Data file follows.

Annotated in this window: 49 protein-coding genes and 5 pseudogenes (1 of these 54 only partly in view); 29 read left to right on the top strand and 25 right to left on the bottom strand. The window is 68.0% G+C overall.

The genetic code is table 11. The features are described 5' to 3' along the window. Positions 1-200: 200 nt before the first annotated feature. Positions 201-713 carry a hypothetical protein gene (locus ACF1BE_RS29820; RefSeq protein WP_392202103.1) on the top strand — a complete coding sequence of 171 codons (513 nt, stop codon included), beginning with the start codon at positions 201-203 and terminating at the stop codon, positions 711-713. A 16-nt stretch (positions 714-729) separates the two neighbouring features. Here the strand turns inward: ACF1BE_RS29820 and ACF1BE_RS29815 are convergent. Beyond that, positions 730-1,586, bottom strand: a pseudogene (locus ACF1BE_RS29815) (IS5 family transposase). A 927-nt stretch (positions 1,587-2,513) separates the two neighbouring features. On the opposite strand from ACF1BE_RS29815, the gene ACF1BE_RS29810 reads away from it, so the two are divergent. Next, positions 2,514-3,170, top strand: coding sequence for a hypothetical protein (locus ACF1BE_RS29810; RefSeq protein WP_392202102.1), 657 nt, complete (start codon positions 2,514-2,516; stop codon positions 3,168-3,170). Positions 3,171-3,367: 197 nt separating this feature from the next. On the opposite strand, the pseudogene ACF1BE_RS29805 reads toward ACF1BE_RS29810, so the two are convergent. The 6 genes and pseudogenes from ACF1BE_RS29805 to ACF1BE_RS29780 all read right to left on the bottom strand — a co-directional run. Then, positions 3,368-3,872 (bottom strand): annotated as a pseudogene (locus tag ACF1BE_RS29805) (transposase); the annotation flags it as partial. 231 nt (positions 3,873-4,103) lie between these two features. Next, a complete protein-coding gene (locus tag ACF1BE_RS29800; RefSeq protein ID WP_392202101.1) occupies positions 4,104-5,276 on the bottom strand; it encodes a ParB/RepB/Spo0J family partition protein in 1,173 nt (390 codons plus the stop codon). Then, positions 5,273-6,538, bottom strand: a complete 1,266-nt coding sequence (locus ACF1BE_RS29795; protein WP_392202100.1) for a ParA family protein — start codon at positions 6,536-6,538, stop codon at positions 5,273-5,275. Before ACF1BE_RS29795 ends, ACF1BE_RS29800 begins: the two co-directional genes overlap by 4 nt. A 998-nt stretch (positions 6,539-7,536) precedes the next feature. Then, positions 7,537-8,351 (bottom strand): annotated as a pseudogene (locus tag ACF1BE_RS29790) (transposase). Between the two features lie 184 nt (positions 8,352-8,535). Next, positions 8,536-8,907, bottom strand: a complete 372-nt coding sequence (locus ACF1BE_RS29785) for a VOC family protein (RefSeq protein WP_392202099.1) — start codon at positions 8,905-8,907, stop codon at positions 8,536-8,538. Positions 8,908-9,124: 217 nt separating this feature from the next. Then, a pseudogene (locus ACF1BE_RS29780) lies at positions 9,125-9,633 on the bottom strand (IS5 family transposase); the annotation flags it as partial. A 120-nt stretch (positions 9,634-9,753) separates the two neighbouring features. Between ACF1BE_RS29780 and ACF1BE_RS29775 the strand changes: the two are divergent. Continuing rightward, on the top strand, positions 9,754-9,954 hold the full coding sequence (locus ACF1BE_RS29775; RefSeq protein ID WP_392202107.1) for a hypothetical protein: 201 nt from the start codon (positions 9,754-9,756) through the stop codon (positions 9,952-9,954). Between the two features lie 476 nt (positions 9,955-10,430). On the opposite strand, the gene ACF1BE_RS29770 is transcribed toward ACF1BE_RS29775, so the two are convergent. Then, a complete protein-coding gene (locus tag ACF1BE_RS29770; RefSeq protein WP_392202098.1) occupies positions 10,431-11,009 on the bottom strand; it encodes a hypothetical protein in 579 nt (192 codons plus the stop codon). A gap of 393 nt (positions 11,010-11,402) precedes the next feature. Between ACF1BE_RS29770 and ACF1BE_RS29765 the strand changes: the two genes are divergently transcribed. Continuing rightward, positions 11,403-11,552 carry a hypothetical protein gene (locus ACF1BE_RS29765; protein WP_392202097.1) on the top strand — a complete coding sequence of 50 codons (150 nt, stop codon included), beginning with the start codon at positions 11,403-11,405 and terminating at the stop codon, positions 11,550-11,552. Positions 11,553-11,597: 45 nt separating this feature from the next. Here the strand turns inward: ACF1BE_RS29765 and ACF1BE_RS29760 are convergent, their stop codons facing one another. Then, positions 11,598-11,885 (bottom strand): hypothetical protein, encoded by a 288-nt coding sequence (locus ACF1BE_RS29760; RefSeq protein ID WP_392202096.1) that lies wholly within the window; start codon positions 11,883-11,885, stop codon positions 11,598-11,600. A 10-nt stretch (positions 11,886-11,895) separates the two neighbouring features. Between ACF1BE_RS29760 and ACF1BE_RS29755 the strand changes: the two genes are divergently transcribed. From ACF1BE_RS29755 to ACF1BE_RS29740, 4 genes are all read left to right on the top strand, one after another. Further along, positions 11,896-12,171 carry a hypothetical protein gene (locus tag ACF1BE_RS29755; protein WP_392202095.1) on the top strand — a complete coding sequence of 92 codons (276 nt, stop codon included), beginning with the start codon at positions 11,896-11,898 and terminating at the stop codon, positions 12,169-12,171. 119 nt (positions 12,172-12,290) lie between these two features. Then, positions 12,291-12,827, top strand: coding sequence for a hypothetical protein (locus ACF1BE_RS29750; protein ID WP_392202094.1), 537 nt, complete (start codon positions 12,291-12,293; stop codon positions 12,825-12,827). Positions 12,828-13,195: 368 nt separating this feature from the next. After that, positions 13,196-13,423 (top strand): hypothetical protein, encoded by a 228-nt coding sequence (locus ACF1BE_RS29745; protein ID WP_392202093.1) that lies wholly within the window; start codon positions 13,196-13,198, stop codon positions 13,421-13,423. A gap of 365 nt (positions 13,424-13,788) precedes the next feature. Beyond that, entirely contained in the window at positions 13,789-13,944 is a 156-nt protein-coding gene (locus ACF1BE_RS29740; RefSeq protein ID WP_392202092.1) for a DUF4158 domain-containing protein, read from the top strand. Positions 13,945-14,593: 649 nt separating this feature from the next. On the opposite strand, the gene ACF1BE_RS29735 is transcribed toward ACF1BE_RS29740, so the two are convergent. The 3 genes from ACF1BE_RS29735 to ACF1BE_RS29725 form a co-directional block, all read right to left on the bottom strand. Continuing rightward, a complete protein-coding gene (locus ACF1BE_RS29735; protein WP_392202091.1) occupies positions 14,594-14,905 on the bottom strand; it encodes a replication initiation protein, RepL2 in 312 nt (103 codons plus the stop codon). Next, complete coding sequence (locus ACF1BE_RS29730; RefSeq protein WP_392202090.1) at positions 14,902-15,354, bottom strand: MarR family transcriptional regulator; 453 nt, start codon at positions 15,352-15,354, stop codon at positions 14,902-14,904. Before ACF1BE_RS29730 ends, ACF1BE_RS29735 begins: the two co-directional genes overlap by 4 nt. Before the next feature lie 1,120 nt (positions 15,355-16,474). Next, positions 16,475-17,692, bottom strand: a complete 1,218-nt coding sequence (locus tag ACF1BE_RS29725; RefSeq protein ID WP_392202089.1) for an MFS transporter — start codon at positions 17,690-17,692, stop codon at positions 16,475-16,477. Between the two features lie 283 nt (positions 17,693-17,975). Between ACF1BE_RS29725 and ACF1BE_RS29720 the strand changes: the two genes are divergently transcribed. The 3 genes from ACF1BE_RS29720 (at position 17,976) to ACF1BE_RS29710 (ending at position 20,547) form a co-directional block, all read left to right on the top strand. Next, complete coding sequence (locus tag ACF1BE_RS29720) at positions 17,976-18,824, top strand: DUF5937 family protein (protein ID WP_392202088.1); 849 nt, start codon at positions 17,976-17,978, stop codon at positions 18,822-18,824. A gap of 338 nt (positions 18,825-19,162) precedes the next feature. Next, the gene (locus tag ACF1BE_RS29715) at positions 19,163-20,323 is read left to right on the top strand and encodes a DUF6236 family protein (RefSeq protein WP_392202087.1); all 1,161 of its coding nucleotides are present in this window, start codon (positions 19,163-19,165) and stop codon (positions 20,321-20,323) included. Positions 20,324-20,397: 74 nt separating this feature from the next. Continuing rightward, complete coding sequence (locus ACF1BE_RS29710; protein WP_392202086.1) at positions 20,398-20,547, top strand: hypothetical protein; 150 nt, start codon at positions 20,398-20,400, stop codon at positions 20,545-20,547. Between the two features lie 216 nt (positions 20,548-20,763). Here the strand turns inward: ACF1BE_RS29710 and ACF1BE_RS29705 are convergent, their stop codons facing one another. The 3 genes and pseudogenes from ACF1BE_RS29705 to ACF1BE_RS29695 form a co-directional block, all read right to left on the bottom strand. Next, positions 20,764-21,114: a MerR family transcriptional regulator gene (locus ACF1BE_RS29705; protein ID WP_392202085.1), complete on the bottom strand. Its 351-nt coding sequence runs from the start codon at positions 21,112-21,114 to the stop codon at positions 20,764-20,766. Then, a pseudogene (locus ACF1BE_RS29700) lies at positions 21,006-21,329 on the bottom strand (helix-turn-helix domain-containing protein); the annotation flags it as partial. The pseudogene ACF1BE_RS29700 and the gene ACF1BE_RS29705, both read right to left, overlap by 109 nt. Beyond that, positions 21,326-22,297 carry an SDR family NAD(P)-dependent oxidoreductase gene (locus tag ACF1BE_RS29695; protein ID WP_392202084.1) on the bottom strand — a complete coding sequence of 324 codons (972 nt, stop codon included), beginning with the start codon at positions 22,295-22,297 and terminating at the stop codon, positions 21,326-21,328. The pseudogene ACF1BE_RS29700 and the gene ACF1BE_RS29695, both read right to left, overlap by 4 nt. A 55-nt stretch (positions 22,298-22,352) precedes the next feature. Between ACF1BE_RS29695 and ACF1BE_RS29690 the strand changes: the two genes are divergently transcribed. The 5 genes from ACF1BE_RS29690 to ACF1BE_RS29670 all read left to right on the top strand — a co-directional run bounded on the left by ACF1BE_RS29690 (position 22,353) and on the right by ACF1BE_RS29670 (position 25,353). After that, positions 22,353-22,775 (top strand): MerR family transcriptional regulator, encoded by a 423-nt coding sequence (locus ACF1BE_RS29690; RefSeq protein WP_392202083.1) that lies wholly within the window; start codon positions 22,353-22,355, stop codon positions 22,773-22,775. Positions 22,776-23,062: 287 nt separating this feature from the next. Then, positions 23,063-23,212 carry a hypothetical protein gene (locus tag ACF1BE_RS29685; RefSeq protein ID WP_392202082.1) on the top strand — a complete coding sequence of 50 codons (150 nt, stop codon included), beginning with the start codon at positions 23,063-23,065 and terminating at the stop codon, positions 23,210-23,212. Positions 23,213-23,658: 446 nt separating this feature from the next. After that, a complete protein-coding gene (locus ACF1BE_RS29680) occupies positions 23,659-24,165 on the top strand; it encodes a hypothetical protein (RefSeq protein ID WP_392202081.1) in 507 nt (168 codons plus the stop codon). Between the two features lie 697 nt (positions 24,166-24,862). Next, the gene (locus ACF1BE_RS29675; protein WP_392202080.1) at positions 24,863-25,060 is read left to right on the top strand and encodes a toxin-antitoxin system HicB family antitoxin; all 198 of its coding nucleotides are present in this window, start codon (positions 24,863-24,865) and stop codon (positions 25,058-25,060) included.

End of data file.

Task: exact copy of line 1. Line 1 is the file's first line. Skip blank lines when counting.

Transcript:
Annotated in this window: 49 protein-coding genes and 5 pseudogenes (1 of these 54 only partly in view); 29 read left to right on the top strand and 25 right to left on the bottom strand. The window is 68.0% G+C overall.